Global warming predicted to cost Australia billions

Sydney, australia
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Global warming could cost Australia’s economy hundreds of billions of dollars in the coming decades if workplaces cannot adapt to soaring temperatures. That’s according to a new report from its own government. Working conditions will become so difficult in the already scorching continent that officials predict a drop in output of Aus$135-423bn.

An ‘economic imperative’

The forecast assumes global temperatures will increase by three to four degrees Celsius by 2063. Measures such as tree planting and changing how buildings are designed would only help sweltering workers “to some degree”, the report said.

However, the estimate doesn’t include the cost to agriculture or tourism. Of course, fewer visitors could be expected to come due to natural disasters and the degradation of natural attractions.

Treasurer Jim Chalmers stated that:

Dealing with climate change is a global environmental and economic imperative.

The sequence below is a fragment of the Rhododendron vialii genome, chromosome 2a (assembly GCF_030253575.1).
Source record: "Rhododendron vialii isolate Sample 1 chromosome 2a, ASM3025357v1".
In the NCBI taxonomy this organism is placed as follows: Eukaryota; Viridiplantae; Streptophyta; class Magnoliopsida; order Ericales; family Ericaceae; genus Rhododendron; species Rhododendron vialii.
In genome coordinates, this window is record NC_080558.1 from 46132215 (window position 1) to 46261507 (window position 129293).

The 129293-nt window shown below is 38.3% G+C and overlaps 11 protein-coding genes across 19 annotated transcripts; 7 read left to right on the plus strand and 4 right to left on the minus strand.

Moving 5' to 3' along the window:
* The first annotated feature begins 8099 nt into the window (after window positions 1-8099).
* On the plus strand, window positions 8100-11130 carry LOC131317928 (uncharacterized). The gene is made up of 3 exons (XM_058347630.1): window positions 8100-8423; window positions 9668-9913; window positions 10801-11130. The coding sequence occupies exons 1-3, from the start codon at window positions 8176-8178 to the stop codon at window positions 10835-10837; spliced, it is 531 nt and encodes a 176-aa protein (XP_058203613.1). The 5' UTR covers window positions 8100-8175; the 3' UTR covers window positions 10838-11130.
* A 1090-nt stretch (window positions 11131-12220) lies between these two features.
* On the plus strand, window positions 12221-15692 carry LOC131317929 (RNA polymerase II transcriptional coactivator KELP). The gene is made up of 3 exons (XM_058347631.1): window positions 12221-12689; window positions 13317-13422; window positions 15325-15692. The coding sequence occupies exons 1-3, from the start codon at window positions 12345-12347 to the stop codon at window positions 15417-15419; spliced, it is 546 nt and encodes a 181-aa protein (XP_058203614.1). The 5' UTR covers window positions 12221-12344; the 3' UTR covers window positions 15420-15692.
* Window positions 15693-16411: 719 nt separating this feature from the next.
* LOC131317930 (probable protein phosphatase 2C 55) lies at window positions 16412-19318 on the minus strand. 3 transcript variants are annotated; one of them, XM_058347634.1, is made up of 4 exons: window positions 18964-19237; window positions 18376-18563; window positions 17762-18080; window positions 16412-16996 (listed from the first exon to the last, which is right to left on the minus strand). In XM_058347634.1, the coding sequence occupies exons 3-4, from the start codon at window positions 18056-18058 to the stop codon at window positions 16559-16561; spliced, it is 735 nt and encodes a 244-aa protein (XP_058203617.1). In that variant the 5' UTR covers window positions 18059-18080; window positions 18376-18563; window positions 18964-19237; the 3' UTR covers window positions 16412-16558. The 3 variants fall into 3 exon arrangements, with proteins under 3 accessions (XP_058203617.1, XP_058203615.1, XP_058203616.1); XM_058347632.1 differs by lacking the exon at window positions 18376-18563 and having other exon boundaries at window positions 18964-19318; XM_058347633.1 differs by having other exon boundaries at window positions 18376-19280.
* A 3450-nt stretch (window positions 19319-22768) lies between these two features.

He added that billions must be spent to meet the country’s net zero by 2050 target. This is needed to decarbonise heavy industries and build a clean energy economy. The minister also insisted the clean energy transition provided an opportunity to businesses and to a country replete with minerals needed to produce green energy technologies.

Commenting on the report, Kathryn Bowen – professor of environment, climate and global health at the University of Melbourne – said measures aimed at helping people adapt to climate change needed to “rapidly accelerate”.

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A vicious cycle

However, Australia is also one of the world’s largest producers of coal and gas. Coal is used to meet as much as 80% of the country’s energy requirements. As such, Australia is acting as a driving force of its own downfall.

As the Canary’s Hannah Sharland has been documenting, many poorer countries in the Global South are experiencing vicious cycles of fossil fuel extraction. Sharland explained that:

Without adequate funds from wealthy nations, the Global South is forced to turn to its fossil fuel reserves. The revenue from the exports of these reserves then finances the growing costs of climate impacts.

Now, Australia’s relentless pursuit of coal and gas is having a similar effect on this far-more-affluent nation. The profit made from fossil fuel extraction is an illusion. In reality, the costs of dealing with the dire consequences of climate disaster will always loom behind the easy money offered by extraction companies.

Additional reporting via Agence France-Presse

Featured image via Wikimedia Commons/Andrew Xu, resized to 1910*1000, licensed under the Creative Commons Attribution-Share Alike 2.0 Generic license.

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